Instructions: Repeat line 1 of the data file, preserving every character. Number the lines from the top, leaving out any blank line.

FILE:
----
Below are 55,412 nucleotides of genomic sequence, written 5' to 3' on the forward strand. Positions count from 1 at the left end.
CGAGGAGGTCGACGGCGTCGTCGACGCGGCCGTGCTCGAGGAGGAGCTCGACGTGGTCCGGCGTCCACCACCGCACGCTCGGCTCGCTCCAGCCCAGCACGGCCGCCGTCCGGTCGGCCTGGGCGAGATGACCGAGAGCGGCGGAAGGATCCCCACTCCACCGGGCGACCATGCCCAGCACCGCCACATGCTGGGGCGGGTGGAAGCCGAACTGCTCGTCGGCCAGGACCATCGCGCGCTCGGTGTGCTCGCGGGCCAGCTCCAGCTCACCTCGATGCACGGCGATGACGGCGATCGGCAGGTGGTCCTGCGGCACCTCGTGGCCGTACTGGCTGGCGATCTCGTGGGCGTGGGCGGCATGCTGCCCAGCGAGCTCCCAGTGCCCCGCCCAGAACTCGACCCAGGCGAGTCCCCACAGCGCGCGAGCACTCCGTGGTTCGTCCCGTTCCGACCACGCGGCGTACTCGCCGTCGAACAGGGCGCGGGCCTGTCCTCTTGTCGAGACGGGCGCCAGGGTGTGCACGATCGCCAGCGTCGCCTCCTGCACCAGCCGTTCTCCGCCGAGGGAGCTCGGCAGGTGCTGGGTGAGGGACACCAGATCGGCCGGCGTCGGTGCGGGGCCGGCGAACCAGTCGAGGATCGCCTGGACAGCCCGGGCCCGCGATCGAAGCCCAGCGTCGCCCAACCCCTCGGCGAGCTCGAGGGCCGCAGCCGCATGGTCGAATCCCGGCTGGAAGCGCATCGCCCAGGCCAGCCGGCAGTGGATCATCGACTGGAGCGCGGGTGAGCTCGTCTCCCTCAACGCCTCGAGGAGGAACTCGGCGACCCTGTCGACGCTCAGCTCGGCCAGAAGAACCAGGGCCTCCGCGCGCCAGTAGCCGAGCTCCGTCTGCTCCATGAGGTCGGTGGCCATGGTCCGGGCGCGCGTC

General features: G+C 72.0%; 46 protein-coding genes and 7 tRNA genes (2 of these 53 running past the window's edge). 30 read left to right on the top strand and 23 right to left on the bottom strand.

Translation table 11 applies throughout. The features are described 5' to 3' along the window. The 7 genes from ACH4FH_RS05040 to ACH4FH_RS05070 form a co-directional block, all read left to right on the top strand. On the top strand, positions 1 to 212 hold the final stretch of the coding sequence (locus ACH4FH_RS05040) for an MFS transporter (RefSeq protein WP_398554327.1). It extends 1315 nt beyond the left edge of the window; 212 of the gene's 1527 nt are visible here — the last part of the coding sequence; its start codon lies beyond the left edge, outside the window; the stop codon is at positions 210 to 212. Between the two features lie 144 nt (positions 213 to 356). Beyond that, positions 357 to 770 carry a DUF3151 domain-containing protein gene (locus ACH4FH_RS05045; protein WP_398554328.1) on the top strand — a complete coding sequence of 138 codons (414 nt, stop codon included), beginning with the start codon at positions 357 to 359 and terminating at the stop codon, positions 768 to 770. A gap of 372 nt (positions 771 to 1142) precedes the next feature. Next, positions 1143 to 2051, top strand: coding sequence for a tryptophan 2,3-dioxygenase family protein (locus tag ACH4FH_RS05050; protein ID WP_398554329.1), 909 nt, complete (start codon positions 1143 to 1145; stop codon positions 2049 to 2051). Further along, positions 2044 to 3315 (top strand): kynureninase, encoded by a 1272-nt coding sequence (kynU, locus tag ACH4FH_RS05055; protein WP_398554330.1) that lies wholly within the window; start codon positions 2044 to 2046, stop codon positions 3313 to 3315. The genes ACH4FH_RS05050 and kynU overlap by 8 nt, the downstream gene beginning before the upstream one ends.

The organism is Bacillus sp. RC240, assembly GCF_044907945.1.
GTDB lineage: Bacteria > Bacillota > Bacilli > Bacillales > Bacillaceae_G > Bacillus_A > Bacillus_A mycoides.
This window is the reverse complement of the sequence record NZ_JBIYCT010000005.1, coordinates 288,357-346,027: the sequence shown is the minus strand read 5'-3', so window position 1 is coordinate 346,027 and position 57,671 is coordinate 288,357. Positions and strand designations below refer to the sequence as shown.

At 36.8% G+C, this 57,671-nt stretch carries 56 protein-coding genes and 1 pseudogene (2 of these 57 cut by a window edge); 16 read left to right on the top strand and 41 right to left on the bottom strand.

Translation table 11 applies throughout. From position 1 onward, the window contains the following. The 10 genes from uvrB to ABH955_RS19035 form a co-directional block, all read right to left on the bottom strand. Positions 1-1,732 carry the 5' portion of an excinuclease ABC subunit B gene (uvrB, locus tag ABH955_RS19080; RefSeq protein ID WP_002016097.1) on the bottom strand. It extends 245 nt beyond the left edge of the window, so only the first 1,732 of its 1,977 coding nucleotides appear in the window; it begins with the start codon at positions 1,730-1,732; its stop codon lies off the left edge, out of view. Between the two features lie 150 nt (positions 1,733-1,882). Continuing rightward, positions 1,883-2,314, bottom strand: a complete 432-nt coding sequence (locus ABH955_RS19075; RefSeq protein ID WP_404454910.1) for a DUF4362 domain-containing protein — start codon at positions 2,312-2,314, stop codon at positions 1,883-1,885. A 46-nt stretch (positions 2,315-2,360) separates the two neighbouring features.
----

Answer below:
Below are 55,412 nucleotides of genomic sequence, written 5' to 3' on the forward strand. Positions count from 1 at the left end.